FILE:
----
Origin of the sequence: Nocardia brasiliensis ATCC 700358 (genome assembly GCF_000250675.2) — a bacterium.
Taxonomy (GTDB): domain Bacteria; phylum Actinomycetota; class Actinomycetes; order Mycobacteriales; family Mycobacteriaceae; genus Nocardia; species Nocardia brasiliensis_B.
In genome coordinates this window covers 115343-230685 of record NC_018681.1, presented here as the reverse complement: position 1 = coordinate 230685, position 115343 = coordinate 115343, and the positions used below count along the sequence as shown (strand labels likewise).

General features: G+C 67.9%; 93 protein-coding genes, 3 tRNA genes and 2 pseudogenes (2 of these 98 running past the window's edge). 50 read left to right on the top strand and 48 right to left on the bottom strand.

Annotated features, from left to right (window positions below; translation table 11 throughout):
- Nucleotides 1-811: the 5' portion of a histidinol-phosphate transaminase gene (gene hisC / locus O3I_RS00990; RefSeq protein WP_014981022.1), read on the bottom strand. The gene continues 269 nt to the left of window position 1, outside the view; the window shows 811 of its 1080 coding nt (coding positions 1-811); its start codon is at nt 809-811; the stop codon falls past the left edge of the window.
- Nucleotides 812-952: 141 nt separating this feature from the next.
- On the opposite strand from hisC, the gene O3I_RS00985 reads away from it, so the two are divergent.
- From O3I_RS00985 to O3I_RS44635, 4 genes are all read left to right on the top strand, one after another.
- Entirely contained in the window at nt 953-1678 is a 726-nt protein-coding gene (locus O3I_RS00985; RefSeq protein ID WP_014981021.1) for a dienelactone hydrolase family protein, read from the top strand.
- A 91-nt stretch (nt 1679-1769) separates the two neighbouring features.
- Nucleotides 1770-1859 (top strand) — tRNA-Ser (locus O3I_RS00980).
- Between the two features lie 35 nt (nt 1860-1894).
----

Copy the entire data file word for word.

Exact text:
Origin of the sequence: Nocardia brasiliensis ATCC 700358 (genome assembly GCF_000250675.2) — a bacterium.
Taxonomy (GTDB): domain Bacteria; phylum Actinomycetota; class Actinomycetes; order Mycobacteriales; family Mycobacteriaceae; genus Nocardia; species Nocardia brasiliensis_B.
In genome coordinates this window covers 115343-230685 of record NC_018681.1, presented here as the reverse complement: position 1 = coordinate 230685, position 115343 = coordinate 115343, and the positions used below count along the sequence as shown (strand labels likewise).

General features: G+C 67.9%; 93 protein-coding genes, 3 tRNA genes and 2 pseudogenes (2 of these 98 running past the window's edge). 50 read left to right on the top strand and 48 right to left on the bottom strand.

Annotated features, from left to right (window positions below; translation table 11 throughout):
- Nucleotides 1-811: the 5' portion of a histidinol-phosphate transaminase gene (gene hisC / locus O3I_RS00990; RefSeq protein WP_014981022.1), read on the bottom strand. The gene continues 269 nt to the left of window position 1, outside the view; the window shows 811 of its 1080 coding nt (coding positions 1-811); its start codon is at nt 809-811; the stop codon falls past the left edge of the window.
- Nucleotides 812-952: 141 nt separating this feature from the next.
- On the opposite strand from hisC, the gene O3I_RS00985 reads away from it, so the two are divergent.
- From O3I_RS00985 to O3I_RS44635, 4 genes are all read left to right on the top strand, one after another.
- Entirely contained in the window at nt 953-1678 is a 726-nt protein-coding gene (locus O3I_RS00985; RefSeq protein ID WP_014981021.1) for a dienelactone hydrolase family protein, read from the top strand.
- A 91-nt stretch (nt 1679-1769) separates the two neighbouring features.
- Nucleotides 1770-1859 (top strand) — tRNA-Ser (locus O3I_RS00980).
- Between the two features lie 35 nt (nt 1860-1894).